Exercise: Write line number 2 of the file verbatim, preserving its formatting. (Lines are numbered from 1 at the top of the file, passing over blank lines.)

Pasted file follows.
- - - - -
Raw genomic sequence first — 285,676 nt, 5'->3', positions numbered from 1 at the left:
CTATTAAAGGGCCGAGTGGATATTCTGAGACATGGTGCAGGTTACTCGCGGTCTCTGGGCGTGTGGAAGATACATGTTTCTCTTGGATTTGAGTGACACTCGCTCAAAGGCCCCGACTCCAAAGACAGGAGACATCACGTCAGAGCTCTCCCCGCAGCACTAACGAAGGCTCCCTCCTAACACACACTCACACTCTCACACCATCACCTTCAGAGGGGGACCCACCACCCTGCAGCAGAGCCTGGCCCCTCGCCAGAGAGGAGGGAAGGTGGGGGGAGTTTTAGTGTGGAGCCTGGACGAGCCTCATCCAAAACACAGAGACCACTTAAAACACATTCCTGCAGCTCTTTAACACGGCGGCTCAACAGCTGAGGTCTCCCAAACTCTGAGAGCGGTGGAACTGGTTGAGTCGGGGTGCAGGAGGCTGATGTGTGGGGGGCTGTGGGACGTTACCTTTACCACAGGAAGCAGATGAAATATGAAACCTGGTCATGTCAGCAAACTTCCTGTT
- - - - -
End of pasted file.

CTATTAAAGGGCCGAGTGGATATTCTGAGACATGGTGCAGGTTACTCGCGGTCTCTGGGCGTGTGGAAGATACATGTTTCTCTTGGATTTGAGTGACACTCGCTCAAAGGCCCCGACTCCAAAGACAGGAGACATCACGTCAGAGCTCTCCCCGCAGCACTAACGAAGGCTCCCTCCTAACACACACTCACACTCTCACACCATCACCTTCAGAGGGGGACCCACCACCCTGCAGCAGAGCCTGGCCCCTCGCCAGAGAGGAGGGAAGGTGGGGGGAGTTTTAGTGTGGAGCCTGGACGAGCCTCATCCAAAACACAGAGACCACTTAAAACACATTCCTGCAGCTCTTTAACACGGCGGCTCAACAGCTGAGGTCTCCCAAACTCTGAGAGCGGTGGAACTGGTTGAGTCGGGGTGCAGGAGGCTGATGTGTGGGGGGCTGTGGGACGTTACCTTTACCACAGGAAGCAGATGAAATATGAAACCTGGTCATGTCAGCAAACTTCCTGTT